Disclaimer: The views and opinions expressed by the author(s) do not represent the official position of Barbados TODAY.
by Michael Headley
In his 1970 hit single, recording artist Edwin Starr had asked the question, “War, what is it good for?” which he answered rhetorically, “Absolutely nothing.” The 1920, posthumous publishing of the English poet Wilfred Owen’s poem, Dulce et decorum est pro patria mori (“It is sweet and proper to die for one’s country”), graphically described the horrors of World War One.
Owen termed the phrase “the old lie”. Jimmy Cliff’s 1969 song Vietnam was in protest of the war, to be followed by Roy C’s 1971 Open Letter to the President, in which he requested that the US President bring our boys home from Vietnam. And Bob Marley’s War song highlighted how racism and discrimination can lead to war.
The many innocent lives that are tragically lost in wars are cynically referred to as “collateral damage”. It’s a shame that human life can be so cheapened. The fog of war leads to many untruths and limited or partial media coverage, coupled with the biases of the warring parties – in the heat of battle – often restricting the getting of timely and accurate information.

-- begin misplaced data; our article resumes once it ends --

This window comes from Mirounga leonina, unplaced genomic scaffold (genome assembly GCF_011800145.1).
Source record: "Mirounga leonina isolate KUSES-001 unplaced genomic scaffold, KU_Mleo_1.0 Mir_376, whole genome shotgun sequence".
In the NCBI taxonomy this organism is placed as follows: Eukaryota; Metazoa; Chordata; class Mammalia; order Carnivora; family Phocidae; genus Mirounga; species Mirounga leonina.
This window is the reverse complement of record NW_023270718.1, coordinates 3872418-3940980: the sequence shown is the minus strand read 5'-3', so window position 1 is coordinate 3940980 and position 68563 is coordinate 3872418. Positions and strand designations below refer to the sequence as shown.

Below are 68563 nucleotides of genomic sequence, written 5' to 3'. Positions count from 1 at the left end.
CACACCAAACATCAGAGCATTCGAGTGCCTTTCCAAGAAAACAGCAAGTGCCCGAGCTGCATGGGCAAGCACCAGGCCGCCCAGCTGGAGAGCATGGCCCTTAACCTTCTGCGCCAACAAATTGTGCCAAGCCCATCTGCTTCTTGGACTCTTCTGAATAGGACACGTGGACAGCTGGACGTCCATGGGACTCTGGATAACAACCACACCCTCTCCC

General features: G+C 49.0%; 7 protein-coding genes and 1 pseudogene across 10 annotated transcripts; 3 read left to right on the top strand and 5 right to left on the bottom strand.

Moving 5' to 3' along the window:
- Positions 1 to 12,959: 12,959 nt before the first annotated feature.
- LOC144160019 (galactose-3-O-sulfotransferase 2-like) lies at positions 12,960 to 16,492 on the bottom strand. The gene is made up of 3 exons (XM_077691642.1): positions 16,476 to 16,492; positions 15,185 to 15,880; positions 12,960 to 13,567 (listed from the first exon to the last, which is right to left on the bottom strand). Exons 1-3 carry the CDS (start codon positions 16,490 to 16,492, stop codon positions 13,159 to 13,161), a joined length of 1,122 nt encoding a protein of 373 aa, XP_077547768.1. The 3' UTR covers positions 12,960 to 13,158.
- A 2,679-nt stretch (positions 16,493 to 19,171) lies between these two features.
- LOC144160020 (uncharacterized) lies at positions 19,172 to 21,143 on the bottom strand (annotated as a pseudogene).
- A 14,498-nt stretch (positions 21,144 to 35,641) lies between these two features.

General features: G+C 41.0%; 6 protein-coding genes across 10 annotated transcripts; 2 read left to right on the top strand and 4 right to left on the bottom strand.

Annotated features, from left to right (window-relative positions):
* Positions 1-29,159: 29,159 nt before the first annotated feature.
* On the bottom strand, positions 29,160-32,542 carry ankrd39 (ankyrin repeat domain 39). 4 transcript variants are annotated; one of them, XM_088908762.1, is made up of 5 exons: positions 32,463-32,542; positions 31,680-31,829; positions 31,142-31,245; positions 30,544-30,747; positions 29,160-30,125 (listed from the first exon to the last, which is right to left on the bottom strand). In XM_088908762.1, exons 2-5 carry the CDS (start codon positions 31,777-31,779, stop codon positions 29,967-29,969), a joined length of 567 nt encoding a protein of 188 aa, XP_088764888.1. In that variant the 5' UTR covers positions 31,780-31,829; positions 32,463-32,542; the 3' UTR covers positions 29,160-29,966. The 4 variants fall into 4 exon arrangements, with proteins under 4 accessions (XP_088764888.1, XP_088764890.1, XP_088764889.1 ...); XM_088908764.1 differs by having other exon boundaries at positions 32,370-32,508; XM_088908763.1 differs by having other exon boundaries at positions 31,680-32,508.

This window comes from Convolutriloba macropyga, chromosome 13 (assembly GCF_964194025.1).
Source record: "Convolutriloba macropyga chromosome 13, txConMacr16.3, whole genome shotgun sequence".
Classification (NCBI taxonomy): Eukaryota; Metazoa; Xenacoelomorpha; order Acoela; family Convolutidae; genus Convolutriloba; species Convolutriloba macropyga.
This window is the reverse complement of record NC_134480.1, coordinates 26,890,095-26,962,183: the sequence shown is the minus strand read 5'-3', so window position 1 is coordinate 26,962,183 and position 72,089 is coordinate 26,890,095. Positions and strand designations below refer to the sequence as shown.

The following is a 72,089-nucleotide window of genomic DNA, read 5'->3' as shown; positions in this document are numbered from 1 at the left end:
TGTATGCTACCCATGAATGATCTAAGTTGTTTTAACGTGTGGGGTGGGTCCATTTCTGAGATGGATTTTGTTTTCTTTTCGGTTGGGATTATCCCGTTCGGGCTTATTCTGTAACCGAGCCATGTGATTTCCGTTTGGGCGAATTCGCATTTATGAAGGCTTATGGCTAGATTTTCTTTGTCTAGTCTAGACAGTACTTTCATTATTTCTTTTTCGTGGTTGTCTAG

If attacked, one should vehemently defend one’s home or country. However, other solutions, like negotiations, with unbiased third parties, should be exhausted before war is declared. The destructive nature of war disrupts the natural order of things and causes irreparable harm emotionally, economically, physically, spiritually, mentally, and socially in societies. In addition, the environment is also destroyed.
To ensure our continued existence, we can only hope that mankind would heed the admonishment, in the book of Isaiah, that men should “beat their swords into ploughshares, and their spears into pruning hooks: and don’t lift up sword against nation, neither study war no more”.